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Merchant Shipping Act-8 (Investigation and Inquiries, Receiver of Wreck)

Disclaimer: The idea of publishing this article is to: generate positive interest in mariner about the MSA 58; and familiarize him broadly with the scope and range of the Act without going into legal intricacies.  Reader, in order to make final conclusion must refer to the Act in full with the relevant MS Rules.

Q. Which part deals with investigations and inquiries?
Ans. Part XII deals with this subject.

Q. What is a shipping casualty? What is the provision regarding ‘reporting’?
Ans. For the purposes of investigations and inquires under this part, a shipping casualty shall be deemed to occur when:

  1. on or near the coasts of India, any ship is lost, abandoned, stranded or materially damaged;
  2. on or near the coasts of India, any ship causes loss or material damage to any other ship;
  3. any loss of life ensues by reason of any casualty happening to or on board any ship on or near the coasts of India;
  4. in any place, any such loss, abandonment, stranding, material damage or casually as above mentioned, occurs to or onboard any Indian ship, and any competent witness thereof is found in India; and
  5. any Indian ship is lost or is supposed to have been lost and any evidence is obtainable in India as to the circumstances under which she proceeded to sea or was last heard of-

In the case mentioned in paras (a), (b) and (c) above, the Master, pilot, harbour master or other person in charge of the ship, or (where two ships are concerned) in charge of each ship at the time of the shipping casualty, give immediate notice of the shipping casualty to the officer appointed in this behalf by the central government. In case of cases mentioned in para (d), where the Master of the ship concerned or (except in the case of a loss) where the ship concerned proceeded to any place in India from the place where the shipping casualty has occurred, the Master of the ship, shall, on arriving in India, give immediate notice of the shipping casualty to the officer appointed in this behalf by the central government.

Q. Who conducts preliminary Inquiry? Can the matter be directly sent for formal Investigation?
Ans. When an officer appointed in this behalf receives information that a shipping casualty has occurred, he may proceed to make a preliminary inquiry into the casualty. Upon knowing about casualty and after the preliminary Inquiry he shall send a report thereof to the central government. The officer appointed, whether he has made a preliminary inquiry or not, may, and, where the central government so directs, shall make an application to a court empowered, to make a formal investigation into any shipping casualty, and the court shall there upon make such investigation.

Q. Which courts have the jurisdiction in respect of a marine casualty?
Ans. A first class magistrate specially empowered in this behalf by the central government and a presidency magistrate shall have jurisdiction to make formal investigations.

Q. On what charges, the court is empowered to investigate the ship’s officers?
Ans. The court of investigation can inquire into charges against Masters, mates and engineers on following matters:

1. Incompetency.
2. Misconduct arising, in the course of the investigation.
3. Any charge of a wrongful act of default on his part causing the shipping casualty.

The central government can even, direct inquiry into charges of incompetency or misconduct on an Indian ship, to a court which, is at or nearest to the place abroad, where it may be convenient if Indian officers are involved or Indian certificate holder is involved.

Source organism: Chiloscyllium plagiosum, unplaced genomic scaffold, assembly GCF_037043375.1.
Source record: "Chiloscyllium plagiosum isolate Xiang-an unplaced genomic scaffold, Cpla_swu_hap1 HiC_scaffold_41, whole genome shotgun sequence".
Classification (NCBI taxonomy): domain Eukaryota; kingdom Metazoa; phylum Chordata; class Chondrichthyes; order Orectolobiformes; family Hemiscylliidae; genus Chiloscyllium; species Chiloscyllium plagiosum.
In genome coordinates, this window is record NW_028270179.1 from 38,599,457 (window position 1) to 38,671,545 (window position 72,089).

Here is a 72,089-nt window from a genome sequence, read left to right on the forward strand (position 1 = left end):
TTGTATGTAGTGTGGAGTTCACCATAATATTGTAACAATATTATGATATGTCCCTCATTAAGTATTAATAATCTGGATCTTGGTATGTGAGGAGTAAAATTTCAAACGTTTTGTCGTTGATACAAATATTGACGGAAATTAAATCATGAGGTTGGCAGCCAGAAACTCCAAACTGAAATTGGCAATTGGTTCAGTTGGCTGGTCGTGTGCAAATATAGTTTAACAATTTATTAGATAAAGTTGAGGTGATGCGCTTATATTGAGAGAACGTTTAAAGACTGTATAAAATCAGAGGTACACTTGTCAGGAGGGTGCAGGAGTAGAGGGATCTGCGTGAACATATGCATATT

Q. What is the new Admiralty Jurisdiction Act?
Ans. The Admiralty (Jurisdiction and Settlement of Maritime Claims) Act, 2017 expressly vests admiralty jurisdiction in the high courts of all the coastal states in India, i.e., the Calcutta High Court, the Bombay High Court, the Madras High Court, the Karnataka High Court, the Gujarat High Court, the Orissa High Court, the Kerala High Court and the Hyderabad High Court. Each court has jurisdiction over waters up to (and including) its territorial sea waters. The Act also permits the central government to vest admiralty jurisdiction in other high courts, and extend the jurisdiction of the high courts, by notification.

Q. What is the power of court as to evidence and regulation of proceedings?
Ans. For the purpose of any investigation or inquiry under this part, the court making the investigation or inquiry shall, in respect of compelling the attendance, examination of witnesses, the production of documents and the regulation of the proceeding have the same powers as are exercisable by the proceeding and have the same powers as are exercisable by that court in the exercise of its criminal jurisdiction.

Q. A court doing formal investigation looks into the question of law but how does a court ensure the compliance of marine technicalities?
Ans. Section 366  has provisions about assessors whereby a court making a formal investigation is directed to constitute as its assessors not less than two and not more than four persons, of whom, one shall be a person conversant with maritime affairs and the other or others shall be conversant with either maritime or mercantile affairs. Provided that, where the investigation involves, or appears likely to involve, any questions as to the cancellation or suspension of the certificate of a Master, mate or engineer, two of the assessors shall be persons having also experience in the merchant service.

Q. What are the powers of court to censure Master, mate or engineer?
Ans. Where it appears to the court holding an investigation inquiry that having regards to the circumstances of the case, an order of cancellation or suspension under section 370 is not justified, the court may pass an order censuring the Master, mate or engineer in respect of his conduct.

Q. Can a court remove Master and appoint new Master?